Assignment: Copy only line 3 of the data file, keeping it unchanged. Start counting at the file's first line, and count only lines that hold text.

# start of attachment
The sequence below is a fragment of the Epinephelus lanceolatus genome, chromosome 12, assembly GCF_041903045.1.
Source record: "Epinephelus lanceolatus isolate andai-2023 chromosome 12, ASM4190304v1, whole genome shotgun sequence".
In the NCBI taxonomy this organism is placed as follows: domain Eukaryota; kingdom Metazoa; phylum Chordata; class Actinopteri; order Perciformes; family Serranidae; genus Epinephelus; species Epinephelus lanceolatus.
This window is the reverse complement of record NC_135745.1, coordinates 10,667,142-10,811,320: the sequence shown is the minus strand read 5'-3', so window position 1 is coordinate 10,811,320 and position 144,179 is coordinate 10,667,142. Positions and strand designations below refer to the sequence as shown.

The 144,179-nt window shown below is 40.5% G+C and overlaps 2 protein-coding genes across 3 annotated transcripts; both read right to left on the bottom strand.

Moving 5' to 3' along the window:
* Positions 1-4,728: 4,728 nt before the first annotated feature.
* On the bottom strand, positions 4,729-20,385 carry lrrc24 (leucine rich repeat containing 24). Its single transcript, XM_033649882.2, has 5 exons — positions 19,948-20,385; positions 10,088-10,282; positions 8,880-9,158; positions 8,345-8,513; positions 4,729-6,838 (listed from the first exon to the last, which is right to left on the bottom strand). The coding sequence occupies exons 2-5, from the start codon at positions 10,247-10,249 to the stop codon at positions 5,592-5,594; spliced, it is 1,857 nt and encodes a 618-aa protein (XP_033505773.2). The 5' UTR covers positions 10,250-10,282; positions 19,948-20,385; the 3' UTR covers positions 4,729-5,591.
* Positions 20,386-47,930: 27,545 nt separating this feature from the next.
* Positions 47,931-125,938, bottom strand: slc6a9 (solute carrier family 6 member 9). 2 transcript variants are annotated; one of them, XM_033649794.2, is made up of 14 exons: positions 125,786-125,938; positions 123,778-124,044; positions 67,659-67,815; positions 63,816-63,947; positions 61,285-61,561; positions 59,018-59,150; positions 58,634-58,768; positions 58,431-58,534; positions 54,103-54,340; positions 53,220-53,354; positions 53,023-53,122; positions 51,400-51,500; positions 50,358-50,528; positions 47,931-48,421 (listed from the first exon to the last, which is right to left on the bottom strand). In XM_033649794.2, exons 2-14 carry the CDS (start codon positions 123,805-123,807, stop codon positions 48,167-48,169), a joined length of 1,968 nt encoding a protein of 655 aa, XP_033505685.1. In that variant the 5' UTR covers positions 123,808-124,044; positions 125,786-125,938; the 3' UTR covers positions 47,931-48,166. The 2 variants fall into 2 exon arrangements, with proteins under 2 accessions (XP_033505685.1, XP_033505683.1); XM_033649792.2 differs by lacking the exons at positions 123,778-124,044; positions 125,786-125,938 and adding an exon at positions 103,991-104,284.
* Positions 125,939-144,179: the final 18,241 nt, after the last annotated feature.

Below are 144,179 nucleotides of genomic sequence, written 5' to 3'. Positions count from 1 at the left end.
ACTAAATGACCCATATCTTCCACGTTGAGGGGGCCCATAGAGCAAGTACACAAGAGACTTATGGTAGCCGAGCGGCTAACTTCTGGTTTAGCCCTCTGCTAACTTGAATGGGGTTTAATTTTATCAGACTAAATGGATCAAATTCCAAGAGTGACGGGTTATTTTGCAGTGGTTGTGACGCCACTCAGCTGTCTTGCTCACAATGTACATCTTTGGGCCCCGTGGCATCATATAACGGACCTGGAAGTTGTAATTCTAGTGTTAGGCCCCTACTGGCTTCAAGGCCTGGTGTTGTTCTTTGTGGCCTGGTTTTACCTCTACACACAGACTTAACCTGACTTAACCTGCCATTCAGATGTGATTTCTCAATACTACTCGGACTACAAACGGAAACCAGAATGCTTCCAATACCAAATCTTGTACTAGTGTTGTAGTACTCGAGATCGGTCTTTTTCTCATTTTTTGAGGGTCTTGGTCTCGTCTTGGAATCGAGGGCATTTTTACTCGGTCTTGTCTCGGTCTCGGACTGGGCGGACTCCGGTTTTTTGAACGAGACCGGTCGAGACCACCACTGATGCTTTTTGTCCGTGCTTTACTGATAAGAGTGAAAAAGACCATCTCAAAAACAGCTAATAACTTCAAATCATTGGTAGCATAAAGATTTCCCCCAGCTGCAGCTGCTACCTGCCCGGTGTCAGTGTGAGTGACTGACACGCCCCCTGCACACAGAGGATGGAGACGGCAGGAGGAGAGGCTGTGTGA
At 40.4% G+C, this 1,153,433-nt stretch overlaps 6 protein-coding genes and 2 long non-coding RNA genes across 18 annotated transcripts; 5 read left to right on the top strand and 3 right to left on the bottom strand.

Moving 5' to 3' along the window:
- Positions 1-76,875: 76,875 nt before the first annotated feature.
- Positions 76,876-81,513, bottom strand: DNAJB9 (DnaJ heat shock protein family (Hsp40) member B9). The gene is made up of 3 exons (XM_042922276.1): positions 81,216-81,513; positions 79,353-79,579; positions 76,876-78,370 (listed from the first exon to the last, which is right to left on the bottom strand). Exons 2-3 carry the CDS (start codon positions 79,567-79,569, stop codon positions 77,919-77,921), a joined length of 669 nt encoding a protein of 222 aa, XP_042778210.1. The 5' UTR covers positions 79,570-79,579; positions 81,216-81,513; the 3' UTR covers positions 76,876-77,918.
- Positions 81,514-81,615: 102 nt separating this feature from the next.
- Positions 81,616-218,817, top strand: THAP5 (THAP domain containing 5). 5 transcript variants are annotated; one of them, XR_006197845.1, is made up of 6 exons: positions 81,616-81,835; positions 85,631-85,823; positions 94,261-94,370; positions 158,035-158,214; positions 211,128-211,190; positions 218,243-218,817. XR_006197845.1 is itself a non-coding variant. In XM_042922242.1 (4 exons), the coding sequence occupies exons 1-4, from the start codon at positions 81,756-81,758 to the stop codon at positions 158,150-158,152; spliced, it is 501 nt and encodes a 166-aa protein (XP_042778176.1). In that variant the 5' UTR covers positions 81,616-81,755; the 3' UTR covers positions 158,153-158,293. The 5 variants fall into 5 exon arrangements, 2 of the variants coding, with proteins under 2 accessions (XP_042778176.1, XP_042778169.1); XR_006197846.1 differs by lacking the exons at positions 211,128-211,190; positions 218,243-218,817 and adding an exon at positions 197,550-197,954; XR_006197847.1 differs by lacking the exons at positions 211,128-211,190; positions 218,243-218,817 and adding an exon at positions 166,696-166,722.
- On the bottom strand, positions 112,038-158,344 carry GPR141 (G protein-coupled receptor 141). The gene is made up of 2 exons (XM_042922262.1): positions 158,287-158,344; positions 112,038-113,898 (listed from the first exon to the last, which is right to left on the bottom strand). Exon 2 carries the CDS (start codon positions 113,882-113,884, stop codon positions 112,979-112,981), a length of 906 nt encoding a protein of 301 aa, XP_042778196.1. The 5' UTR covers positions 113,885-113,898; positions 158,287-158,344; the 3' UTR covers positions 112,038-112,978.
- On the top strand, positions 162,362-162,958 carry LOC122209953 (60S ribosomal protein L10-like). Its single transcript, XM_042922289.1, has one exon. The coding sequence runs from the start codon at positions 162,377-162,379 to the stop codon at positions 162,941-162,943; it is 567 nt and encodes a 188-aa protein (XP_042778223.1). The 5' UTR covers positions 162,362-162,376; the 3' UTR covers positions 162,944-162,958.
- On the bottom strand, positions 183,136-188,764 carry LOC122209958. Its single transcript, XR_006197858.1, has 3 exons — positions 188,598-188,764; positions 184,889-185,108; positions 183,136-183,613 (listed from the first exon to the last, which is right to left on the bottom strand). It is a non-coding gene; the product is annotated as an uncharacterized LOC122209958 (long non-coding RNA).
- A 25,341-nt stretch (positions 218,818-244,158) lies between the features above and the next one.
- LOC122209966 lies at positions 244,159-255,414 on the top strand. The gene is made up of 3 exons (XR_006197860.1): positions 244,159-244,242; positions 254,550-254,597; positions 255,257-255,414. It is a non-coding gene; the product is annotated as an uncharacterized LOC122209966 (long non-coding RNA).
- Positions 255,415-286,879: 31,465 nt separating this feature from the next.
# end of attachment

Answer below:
In the NCBI taxonomy this organism is placed as follows: domain Eukaryota; kingdom Metazoa; phylum Chordata; class Actinopteri; order Perciformes; family Serranidae; genus Epinephelus; species Epinephelus lanceolatus.